Page 133 - Week 01 - Thursday, 3 December 2020

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community’s interest and particular groups providing a focal point for their communities. Of course that has evolved over time but, nonetheless, the clubs remain a really important part of the social fabric of this city.

As we all know, 2020 has been a difficult year for the whole community in Canberra and beyond. I know the club industry has keenly felt the impacts of temporary closures and ongoing social distancing requirements, and I thank the clubs for playing their part in following the COVID-19 public health restrictions which have been so important in keeping our community safe. I know the clubs have also stepped up in a range of other ways through providing meals and really thinking about how they can use their capabilities to support the community during some of the difficult periods of COVID.

The parliamentary and governing agreement for the Tenth Legislative Assembly sets out this government’s vision for the next four years for reducing harm from gaming whilst supporting sustainable clubs. This government sees clubs as spaces for Canberrans to gather with their friends and families for events and activities where the risk from gambling harm is reduced. We want clubs to be safe spaces for the whole community and we want them to be there in the years to come, as I spoke about in question time yesterday.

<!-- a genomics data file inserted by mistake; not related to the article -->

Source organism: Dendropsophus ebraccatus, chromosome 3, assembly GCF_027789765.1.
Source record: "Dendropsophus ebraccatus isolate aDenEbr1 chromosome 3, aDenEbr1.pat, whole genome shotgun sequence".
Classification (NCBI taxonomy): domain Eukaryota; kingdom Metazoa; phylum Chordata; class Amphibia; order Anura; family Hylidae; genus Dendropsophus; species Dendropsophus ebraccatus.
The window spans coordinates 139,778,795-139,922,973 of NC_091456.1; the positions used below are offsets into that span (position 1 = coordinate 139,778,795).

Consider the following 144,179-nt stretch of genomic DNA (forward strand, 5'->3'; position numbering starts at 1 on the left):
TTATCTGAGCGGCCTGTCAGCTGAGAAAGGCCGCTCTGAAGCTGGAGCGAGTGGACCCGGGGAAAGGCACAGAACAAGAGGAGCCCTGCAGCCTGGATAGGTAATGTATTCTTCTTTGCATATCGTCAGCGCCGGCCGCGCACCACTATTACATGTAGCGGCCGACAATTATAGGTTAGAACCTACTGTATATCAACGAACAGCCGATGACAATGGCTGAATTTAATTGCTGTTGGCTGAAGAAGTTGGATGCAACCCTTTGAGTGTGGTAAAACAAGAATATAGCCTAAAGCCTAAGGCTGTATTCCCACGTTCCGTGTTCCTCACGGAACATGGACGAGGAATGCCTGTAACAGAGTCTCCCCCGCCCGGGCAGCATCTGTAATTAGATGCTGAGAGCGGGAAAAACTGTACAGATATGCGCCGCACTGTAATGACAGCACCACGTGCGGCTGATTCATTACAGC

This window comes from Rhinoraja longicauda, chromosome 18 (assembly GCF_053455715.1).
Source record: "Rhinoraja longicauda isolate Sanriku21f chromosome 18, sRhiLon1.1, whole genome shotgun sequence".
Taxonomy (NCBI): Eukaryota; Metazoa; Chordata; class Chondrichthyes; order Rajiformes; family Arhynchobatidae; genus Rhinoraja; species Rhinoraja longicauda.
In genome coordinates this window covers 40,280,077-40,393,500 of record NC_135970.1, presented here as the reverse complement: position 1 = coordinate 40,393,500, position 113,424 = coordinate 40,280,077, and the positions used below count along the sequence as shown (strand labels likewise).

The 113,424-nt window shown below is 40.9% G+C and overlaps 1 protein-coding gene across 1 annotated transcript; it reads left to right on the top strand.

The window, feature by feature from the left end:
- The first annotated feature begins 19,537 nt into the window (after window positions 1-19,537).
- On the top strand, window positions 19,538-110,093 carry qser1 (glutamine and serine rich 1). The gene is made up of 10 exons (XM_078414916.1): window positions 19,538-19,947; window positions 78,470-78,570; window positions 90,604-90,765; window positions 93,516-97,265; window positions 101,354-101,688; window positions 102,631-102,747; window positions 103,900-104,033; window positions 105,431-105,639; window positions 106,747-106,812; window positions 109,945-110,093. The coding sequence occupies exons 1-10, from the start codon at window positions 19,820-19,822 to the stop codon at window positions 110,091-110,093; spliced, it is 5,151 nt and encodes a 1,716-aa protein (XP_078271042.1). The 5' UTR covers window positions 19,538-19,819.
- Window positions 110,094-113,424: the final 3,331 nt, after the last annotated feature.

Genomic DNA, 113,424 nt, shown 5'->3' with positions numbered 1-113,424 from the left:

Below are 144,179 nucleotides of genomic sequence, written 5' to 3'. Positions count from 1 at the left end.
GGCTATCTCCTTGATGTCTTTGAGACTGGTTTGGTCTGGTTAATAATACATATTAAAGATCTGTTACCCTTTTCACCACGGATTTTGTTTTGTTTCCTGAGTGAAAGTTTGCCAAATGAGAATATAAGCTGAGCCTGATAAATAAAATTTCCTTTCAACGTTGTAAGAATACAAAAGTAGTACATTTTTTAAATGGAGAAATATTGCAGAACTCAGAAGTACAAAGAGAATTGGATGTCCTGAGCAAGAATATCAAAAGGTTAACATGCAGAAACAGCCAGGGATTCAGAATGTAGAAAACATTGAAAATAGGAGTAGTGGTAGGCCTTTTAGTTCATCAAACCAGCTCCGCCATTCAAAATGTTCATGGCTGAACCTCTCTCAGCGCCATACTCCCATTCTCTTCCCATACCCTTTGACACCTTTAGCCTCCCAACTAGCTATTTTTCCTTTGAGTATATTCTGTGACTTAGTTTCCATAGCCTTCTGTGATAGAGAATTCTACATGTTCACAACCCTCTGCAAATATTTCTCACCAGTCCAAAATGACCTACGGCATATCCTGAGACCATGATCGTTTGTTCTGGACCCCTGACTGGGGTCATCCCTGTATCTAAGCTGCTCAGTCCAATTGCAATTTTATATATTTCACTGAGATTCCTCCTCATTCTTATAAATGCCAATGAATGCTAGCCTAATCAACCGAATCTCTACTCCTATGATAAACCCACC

The government will engage with the club industry, unions and other key stakeholders through a ministerial advisory council. I appreciate Mr Parton’s remarks on this. I am very keen to get that conversation going with the clubs and the other stakeholders that have an interest in this space. We need to think about the sustainable future of clubs, and we can best think about that through having an open dialogue and hearing each other’s views.

Based on the conversation that I have had with some members of the clubs’ community in recent times—not all, but some—I know plenty of people are up for that conversation and are looking forward to having it. I appreciate the positive feedback I have had in the first few weeks of this term from the people I have managed to speak with who have said that they are also looking forward to that conversation.

The club industry has already shown its willingness to engage with the previous government’s reform agenda, most notably through the pathway to 4,000 gaming machine authorisations by 2020. With the support of incentives made available under the pathway and subsequent COVID-19 support measures made available to clubs, the number of gaming machine authorisations in the ACT has reduced from 4,946 in August 2018 to 3,868 today. The parliamentary and governing agreement includes a commitment to take a further reduction in the number of gaming machine authorisations to 3,500 by 1 July 2025. To get there we will look at incentives for clubs to further reduce their gaming machine authorisation numbers and explore the options for some clubs to go pokie free. Not every club is going to go pokie free, but we think that a number of clubs might look at a different business model, and that is the conversation we plan to have with them over time.

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